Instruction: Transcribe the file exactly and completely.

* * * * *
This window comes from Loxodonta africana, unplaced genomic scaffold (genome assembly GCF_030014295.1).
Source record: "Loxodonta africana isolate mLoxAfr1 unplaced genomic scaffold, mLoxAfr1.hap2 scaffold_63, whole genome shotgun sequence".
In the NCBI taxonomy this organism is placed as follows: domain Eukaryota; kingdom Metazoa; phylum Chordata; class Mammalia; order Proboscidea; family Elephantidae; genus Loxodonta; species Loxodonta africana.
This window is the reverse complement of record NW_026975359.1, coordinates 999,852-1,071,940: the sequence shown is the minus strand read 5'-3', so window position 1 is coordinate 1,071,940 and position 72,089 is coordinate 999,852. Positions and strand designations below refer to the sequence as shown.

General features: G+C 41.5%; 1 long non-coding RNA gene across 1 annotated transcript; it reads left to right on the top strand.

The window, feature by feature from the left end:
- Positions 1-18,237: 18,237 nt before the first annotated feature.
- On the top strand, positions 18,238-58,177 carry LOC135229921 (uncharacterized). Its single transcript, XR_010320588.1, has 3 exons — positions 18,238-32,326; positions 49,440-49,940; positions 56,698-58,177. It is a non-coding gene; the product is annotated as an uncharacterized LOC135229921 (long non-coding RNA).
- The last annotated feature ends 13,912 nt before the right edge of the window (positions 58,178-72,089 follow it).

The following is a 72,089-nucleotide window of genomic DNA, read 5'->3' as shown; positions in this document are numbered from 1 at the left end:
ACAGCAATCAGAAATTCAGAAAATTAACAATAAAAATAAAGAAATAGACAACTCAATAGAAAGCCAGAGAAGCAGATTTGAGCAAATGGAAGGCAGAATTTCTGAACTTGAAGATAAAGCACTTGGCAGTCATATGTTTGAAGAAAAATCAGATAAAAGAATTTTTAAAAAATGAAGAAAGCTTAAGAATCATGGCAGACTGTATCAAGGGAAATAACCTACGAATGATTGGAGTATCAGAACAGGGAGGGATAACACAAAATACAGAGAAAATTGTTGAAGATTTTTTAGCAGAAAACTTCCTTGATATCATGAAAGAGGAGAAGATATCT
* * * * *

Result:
This window comes from Loxodonta africana, unplaced genomic scaffold (genome assembly GCF_030014295.1).
Source record: "Loxodonta africana isolate mLoxAfr1 unplaced genomic scaffold, mLoxAfr1.hap2 scaffold_63, whole genome shotgun sequence".
In the NCBI taxonomy this organism is placed as follows: domain Eukaryota; kingdom Metazoa; phylum Chordata; class Mammalia; order Proboscidea; family Elephantidae; genus Loxodonta; species Loxodonta africana.
This window is the reverse complement of record NW_026975359.1, coordinates 999,852-1,071,940: the sequence shown is the minus strand read 5'-3', so window position 1 is coordinate 1,071,940 and position 72,089 is coordinate 999,852. Positions and strand designations below refer to the sequence as shown.

General features: G+C 41.5%; 1 long non-coding RNA gene across 1 annotated transcript; it reads left to right on the top strand.

The window, feature by feature from the left end:
- Positions 1-18,237: 18,237 nt before the first annotated feature.
- On the top strand, positions 18,238-58,177 carry LOC135229921 (uncharacterized). Its single transcript, XR_010320588.1, has 3 exons — positions 18,238-32,326; positions 49,440-49,940; positions 56,698-58,177. It is a non-coding gene; the product is annotated as an uncharacterized LOC135229921 (long non-coding RNA).
- The last annotated feature ends 13,912 nt before the right edge of the window (positions 58,178-72,089 follow it).

The following is a 72,089-nucleotide window of genomic DNA, read 5'->3' as shown; positions in this document are numbered from 1 at the left end:
ACAGCAATCAGAAATTCAGAAAATTAACAATAAAAATAAAGAAATAGACAACTCAATAGAAAGCCAGAGAAGCAGATTTGAGCAAATGGAAGGCAGAATTTCTGAACTTGAAGATAAAGCACTTGGCAGTCATATGTTTGAAGAAAAATCAGATAAAAGAATTTTTAAAAAATGAAGAAAGCTTAAGAATCATGGCAGACTGTATCAAGGGAAATAACCTACGAATGATTGGAGTATCAGAACAGGGAGGGATAACACAAAATACAGAGAAAATTGTTGAAGATTTTTTAGCAGAAAACTTCCTTGATATCATGAAAGAGGAGAAGATATCT